As a painter, Mobley works in oil, watercolor and mixed media. Her subjects, as of late, are “meditations on the atmosphere, science, the natural world.” She follows her muse and is “open to what the world presents me.”

“That’s one of the reasons I like painting: You have control of your own little universe,” she said. “You don’t have to wait for the world to catch up with your idea.”

In the last three years, Mobley has done five artist-in-residencies. In 2015, she was artist-in-residence at Brush Creek Foundation for the Arts. The next year she was at the Jentel Artist in Residency program in Wyoming, and at the AIR Paducah in Kentucky.

Locally, she was the artist-in-residence at the North Spokane Library and at Laboratory, an interactive art space in downtown Spokane.

Mobley also writes and publishes poetry. Currently, she has a manuscript she’s shopping around. Someday it’ll be a book.

Her goal is to submit 100 things a year. Proposals for an exhibition at a museum or commercial gallery show. She sends her books to publishers. She submits poems and humor pieces to magazines.

“It sounds like being an artist is lots of painting, which it is, but there’s also the other side. The hustle,” she said. “I’ve always been good with money, and I’ve always been good with organization. Despite rumors to the contrary, I think most artists who are successful are able to balance that. If you’re too emotional and you’re too disorganized, you’re not going to be able to accomplish what needs to happen. Artists who are successful have to be able to make a living and do creative work and relate and connect to community.”

If all her work still doesn’t sound like enough, Mobley continues her adjunct teaching job at Whitworth University, volunteering in the community and serving on two boards, for the Washington State Arts Alliance and Cultural Access Washington.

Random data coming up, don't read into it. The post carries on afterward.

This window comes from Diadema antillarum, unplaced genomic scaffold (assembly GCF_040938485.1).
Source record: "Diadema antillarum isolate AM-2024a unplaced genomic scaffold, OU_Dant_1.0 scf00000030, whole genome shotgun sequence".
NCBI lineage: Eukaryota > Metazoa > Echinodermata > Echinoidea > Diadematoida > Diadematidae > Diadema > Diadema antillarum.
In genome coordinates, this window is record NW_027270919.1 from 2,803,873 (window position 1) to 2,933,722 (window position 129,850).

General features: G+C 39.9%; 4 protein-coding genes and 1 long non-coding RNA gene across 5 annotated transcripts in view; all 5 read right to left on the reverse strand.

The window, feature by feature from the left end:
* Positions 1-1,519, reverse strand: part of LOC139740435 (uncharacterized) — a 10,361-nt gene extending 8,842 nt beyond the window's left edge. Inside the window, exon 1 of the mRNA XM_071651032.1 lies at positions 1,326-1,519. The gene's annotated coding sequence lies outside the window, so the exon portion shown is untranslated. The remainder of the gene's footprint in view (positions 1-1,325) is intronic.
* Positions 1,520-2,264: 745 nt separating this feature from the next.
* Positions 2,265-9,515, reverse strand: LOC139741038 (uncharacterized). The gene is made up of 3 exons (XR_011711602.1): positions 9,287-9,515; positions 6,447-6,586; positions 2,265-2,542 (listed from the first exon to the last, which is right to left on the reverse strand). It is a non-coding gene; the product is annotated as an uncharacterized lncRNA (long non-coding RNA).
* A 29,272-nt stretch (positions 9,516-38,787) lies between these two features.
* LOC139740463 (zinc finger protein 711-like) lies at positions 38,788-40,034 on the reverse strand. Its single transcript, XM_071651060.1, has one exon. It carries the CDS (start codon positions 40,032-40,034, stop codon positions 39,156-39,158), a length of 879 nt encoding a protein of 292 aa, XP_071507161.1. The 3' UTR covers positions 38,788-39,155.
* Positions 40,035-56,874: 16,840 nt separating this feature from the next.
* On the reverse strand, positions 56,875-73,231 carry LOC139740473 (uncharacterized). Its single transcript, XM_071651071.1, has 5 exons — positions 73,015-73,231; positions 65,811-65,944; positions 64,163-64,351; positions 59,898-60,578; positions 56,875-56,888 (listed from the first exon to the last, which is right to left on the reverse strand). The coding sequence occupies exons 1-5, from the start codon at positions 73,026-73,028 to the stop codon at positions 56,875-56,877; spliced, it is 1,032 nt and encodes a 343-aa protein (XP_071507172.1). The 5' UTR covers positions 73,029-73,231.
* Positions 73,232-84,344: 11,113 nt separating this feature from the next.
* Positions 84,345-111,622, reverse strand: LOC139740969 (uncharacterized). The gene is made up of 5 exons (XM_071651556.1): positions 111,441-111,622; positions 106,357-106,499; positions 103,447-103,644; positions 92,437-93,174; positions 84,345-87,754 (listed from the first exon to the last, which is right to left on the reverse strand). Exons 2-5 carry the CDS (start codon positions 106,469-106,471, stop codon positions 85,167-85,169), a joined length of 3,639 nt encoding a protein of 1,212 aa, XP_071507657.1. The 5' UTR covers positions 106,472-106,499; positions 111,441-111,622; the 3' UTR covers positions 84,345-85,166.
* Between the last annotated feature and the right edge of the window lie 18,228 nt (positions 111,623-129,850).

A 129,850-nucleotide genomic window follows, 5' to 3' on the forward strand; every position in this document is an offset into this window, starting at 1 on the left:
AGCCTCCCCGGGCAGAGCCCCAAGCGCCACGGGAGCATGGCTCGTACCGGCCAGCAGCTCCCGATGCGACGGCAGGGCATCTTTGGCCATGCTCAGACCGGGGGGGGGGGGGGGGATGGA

“We look at public policy as it relates to the arts,” she said. “I do a lot of reading of policy papers. It’s really dry and it’s statewide, so it’s a lot of conference calls and talking into the tin can.”

Mobley is both artist and administrator, and probably will be for a long time – if she has any say.

“One of the things I’m probably most proud of is, I didn’t allow my crazy job at the city to kill my creativity and my innovation,” she said. “When you’re in arts administration, you may start working on something and it might take you 12 years to go from the idea to when it’s finished. It’s kind of bureaucratic and it’s slow and it’s methodical and in some ways it’s not very emotionally satisfying because it’s this thing that just goes on and on and on.”

But Mobley finds meaning there.

“Sure it’s great that something happens in 12 years, but the emotional award often is when you have a human relationship with someone and you see them growing or you’re able to help them in a practical way,” she said. “I’m a practicing Christian – a reluctantly practicing Christian, because I feel like the church is a very flawed institution. But I think if you’re involved in your faith journey, that being in service to others is really important part of what you should be doing. That sense of being a servant in the world is an important part of me.”